Normal sputum: This slide shows typical buccal squamous epithelial cells which are much larger than PMN and take up most of the field in a high power view. This cell is covered with chains of Gram positive cocci typical of normal oral flora such as peptostreptococci. (oil immersion, 1000x)



Moraxella catarrhalis.  A large number of Gram negative (red) cocci are seen and many appear to be attaching to or residing within the PMNs. Some physicians confuse these organisms with the Gram negative coccobacillary



Hemophilus influenzae pneumonia demonstrating the typical Gram negative coccobacillary forms. Because of the red background produced by the Gram stain method, these organisms can be difficult to see. (oil immersion, 1000x)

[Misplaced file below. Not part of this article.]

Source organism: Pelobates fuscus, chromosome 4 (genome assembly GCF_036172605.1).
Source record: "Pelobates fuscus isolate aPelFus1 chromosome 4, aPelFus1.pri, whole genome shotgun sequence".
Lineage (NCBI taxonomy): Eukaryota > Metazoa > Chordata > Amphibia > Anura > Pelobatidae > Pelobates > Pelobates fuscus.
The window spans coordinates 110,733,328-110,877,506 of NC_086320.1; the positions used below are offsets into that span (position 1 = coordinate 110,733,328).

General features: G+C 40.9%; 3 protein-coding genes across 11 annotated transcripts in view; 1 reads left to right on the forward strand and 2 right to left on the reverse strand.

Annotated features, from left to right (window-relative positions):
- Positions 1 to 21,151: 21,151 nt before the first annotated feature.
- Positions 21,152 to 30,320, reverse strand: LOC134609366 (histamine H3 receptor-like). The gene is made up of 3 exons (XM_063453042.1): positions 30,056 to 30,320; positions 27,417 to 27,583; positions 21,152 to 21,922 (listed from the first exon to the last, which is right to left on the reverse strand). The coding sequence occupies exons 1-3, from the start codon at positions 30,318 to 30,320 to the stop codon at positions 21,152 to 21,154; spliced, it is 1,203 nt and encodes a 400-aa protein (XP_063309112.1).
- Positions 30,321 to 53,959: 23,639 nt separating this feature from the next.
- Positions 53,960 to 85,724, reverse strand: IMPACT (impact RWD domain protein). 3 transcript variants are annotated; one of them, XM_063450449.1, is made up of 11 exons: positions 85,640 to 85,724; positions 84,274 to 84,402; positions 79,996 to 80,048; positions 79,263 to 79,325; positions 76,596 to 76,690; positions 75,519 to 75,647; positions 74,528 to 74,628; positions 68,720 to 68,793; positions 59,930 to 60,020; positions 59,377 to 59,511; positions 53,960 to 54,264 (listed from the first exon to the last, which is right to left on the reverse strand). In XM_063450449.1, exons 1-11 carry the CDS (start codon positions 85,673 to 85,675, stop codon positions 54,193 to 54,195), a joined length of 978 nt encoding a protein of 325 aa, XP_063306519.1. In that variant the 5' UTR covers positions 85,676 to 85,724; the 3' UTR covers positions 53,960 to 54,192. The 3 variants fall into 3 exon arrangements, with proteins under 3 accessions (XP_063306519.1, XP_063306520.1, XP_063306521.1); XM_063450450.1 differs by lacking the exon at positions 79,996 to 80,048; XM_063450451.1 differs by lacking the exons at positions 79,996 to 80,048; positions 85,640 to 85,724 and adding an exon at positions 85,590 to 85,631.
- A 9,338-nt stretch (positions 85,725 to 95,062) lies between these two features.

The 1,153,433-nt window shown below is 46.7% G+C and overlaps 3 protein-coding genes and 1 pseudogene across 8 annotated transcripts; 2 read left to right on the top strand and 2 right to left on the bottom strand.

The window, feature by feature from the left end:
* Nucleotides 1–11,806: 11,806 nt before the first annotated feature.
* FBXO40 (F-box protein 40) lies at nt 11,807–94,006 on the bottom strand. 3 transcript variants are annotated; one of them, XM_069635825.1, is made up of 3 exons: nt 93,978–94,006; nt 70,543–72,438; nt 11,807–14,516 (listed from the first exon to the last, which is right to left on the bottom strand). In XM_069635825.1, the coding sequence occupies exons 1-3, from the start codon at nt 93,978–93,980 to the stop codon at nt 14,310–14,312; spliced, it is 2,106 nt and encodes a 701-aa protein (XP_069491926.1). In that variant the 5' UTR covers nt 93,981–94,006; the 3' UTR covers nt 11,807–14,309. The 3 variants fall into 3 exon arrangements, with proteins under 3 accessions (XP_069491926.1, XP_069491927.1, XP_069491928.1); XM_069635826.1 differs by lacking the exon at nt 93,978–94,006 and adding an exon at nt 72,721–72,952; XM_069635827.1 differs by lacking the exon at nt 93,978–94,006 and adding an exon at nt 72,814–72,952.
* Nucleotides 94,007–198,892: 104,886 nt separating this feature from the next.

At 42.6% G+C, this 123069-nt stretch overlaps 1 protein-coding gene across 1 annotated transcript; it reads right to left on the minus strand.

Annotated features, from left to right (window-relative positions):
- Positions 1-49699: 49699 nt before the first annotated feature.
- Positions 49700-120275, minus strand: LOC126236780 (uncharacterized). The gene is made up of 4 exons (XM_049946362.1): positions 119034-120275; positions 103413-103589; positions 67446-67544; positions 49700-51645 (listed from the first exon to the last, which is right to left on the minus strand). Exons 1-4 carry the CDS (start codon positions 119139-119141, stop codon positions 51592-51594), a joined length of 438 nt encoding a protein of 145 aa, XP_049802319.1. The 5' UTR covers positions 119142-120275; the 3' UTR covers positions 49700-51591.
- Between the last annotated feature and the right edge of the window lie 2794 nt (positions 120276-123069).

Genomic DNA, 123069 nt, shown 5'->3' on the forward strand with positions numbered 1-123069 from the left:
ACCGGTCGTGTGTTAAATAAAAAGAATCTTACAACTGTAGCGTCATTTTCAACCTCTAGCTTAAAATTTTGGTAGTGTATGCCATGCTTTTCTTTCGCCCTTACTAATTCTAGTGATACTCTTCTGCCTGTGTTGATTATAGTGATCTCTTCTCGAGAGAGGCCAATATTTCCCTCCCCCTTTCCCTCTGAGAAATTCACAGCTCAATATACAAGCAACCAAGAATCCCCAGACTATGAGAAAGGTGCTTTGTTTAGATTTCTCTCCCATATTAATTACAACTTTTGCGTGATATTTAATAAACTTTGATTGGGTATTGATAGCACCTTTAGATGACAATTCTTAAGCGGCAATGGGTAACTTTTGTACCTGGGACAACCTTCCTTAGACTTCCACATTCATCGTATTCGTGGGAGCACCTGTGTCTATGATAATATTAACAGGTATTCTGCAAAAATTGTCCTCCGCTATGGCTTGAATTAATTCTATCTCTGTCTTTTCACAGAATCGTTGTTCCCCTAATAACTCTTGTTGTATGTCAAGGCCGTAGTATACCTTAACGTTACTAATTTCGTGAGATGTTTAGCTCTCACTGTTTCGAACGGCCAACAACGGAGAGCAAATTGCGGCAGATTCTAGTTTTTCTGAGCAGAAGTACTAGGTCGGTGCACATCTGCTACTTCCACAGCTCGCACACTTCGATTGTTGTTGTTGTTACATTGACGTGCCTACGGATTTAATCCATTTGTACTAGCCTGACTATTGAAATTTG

Gram stain of the sputum from a patient with Staphylococcus aureus pneumonia demonstrating clusters of Gram positive cocci some of which are associated with the PMNs. (oil immersion, 1000x)



 Klebsiella pneumoniae pneumonia demonstrating Gram negative bacillary organisms. (oil immersion, 1000x)



Gram stain of the sputum from a patient with a hemorrhagic pneumonia and the sputum grew Pseudomonas aeruginosa. The gram negative bacillary organisms typical of P. aeruginosa are seen mixed with fragments of red blood cells in this specimen. (oil immersion, 1000x)